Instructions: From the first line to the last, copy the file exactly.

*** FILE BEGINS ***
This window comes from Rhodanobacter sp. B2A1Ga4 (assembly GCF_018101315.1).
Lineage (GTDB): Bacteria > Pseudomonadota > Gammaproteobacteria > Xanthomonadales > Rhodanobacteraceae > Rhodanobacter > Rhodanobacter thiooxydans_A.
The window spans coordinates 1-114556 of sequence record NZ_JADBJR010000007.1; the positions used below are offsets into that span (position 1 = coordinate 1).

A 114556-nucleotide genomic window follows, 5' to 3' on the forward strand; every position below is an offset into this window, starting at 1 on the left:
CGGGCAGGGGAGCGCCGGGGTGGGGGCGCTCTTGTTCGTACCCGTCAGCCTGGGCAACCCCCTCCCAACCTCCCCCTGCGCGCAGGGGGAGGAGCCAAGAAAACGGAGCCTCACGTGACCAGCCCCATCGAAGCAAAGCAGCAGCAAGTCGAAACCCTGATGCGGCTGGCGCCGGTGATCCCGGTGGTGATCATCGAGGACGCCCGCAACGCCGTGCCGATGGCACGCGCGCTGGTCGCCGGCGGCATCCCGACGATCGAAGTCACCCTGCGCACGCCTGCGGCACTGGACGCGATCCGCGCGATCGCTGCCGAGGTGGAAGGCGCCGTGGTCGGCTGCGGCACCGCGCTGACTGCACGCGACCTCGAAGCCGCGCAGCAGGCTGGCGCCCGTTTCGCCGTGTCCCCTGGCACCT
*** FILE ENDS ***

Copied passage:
This window comes from Rhodanobacter sp. B2A1Ga4 (assembly GCF_018101315.1).
Lineage (GTDB): Bacteria > Pseudomonadota > Gammaproteobacteria > Xanthomonadales > Rhodanobacteraceae > Rhodanobacter > Rhodanobacter thiooxydans_A.
The window spans coordinates 1-114556 of sequence record NZ_JADBJR010000007.1; the positions used below are offsets into that span (position 1 = coordinate 1).

A 114556-nucleotide genomic window follows, 5' to 3' on the forward strand; every position below is an offset into this window, starting at 1 on the left:
CGGGCAGGGGAGCGCCGGGGTGGGGGCGCTCTTGTTCGTACCCGTCAGCCTGGGCAACCCCCTCCCAACCTCCCCCTGCGCGCAGGGGGAGGAGCCAAGAAAACGGAGCCTCACGTGACCAGCCCCATCGAAGCAAAGCAGCAGCAAGTCGAAACCCTGATGCGGCTGGCGCCGGTGATCCCGGTGGTGATCATCGAGGACGCCCGCAACGCCGTGCCGATGGCACGCGCGCTGGTCGCCGGCGGCATCCCGACGATCGAAGTCACCCTGCGCACGCCTGCGGCACTGGACGCGATCCGCGCGATCGCTGCCGAGGTGGAAGGCGCCGTGGTCGGCTGCGGCACCGCGCTGACTGCACGCGACCTCGAAGCCGCGCAGCAGGCTGGCGCCCGTTTCGCCGTGTCCCCTGGCACCT